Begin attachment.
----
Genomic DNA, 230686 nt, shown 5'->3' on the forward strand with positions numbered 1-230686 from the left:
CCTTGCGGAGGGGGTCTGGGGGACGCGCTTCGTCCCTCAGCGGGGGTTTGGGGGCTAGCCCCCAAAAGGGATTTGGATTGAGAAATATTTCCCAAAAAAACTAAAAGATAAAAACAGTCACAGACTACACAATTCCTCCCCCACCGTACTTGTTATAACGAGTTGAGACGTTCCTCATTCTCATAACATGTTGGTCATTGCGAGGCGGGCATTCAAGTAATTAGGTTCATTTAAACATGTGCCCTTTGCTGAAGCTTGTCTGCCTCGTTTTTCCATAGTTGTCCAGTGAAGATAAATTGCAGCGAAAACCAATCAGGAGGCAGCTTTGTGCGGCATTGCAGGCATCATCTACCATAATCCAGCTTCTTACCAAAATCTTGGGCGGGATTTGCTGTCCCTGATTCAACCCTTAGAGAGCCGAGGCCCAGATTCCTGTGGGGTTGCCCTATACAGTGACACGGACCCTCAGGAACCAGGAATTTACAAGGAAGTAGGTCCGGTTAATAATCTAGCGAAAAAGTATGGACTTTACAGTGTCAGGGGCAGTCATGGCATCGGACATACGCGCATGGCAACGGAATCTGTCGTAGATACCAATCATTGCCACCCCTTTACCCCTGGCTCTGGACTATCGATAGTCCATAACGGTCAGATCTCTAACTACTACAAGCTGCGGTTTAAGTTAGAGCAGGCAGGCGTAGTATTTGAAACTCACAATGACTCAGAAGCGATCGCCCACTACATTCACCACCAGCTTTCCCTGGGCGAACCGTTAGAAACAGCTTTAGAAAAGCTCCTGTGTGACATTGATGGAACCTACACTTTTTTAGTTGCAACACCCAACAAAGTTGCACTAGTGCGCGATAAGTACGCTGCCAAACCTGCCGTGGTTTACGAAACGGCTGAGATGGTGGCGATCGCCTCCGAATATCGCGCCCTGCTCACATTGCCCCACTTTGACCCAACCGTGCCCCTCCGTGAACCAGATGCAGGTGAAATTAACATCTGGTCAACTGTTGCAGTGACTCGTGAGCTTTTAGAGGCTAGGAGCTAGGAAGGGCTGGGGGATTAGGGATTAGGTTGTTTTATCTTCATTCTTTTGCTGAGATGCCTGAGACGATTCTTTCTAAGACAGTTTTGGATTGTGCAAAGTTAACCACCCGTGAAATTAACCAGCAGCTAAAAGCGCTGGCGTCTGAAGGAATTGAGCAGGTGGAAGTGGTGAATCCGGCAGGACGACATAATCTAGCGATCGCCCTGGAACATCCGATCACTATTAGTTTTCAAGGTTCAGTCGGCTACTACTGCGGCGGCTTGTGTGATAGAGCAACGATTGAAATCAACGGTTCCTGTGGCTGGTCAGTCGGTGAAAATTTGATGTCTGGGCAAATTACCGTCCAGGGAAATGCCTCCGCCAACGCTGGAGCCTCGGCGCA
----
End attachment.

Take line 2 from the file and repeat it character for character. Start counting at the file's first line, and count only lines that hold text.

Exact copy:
CCTTGCGGAGGGGGTCTGGGGGACGCGCTTCGTCCCTCAGCGGGGGTTTGGGGGCTAGCCCCCAAAAGGGATTTGGATTGAGAAATATTTCCCAAAAAAACTAAAAGATAAAAACAGTCACAGACTACACAATTCCTCCCCCACCGTACTTGTTATAACGAGTTGAGACGTTCCTCATTCTCATAACATGTTGGTCATTGCGAGGCGGGCATTCAAGTAATTAGGTTCATTTAAACATGTGCCCTTTGCTGAAGCTTGTCTGCCTCGTTTTTCCATAGTTGTCCAGTGAAGATAAATTGCAGCGAAAACCAATCAGGAGGCAGCTTTGTGCGGCATTGCAGGCATCATCTACCATAATCCAGCTTCTTACCAAAATCTTGGGCGGGATTTGCTGTCCCTGATTCAACCCTTAGAGAGCCGAGGCCCAGATTCCTGTGGGGTTGCCCTATACAGTGACACGGACCCTCAGGAACCAGGAATTTACAAGGAAGTAGGTCCGGTTAATAATCTAGCGAAAAAGTATGGACTTTACAGTGTCAGGGGCAGTCATGGCATCGGACATACGCGCATGGCAACGGAATCTGTCGTAGATACCAATCATTGCCACCCCTTTACCCCTGGCTCTGGACTATCGATAGTCCATAACGGTCAGATCTCTAACTACTACAAGCTGCGGTTTAAGTTAGAGCAGGCAGGCGTAGTATTTGAAACTCACAATGACTCAGAAGCGATCGCCCACTACATTCACCACCAGCTTTCCCTGGGCGAACCGTTAGAAACAGCTTTAGAAAAGCTCCTGTGTGACATTGATGGAACCTACACTTTTTTAGTTGCAACACCCAACAAAGTTGCACTAGTGCGCGATAAGTACGCTGCCAAACCTGCCGTGGTTTACGAAACGGCTGAGATGGTGGCGATCGCCTCCGAATATCGCGCCCTGCTCACATTGCCCCACTTTGACCCAACCGTGCCCCTCCGTGAACCAGATGCAGGTGAAATTAACATCTGGTCAACTGTTGCAGTGACTCGTGAGCTTTTAGAGGCTAGGAGCTAGGAAGGGCTGGGGGATTAGGGATTAGGTTGTTTTATCTTCATTCTTTTGCTGAGATGCCTGAGACGATTCTTTCTAAGACAGTTTTGGATTGTGCAAAGTTAACCACCCGTGAAATTAACCAGCAGCTAAAAGCGCTGGCGTCTGAAGGAATTGAGCAGGTGGAAGTGGTGAATCCGGCAGGACGACATAATCTAGCGATCGCCCTGGAACATCCGATCACTATTAGTTTTCAAGGTTCAGTCGGCTACTACTGCGGCGGCTTGTGTGATAGAGCAACGATTGAAATCAACGGTTCCTGTGGCTGGTCAGTCGGTGAAAATTTGATGTCTGGGCAAATTACCGTCCAGGGAAATGCCTCCGCCAACGCTGGAGCCTCGGCGCA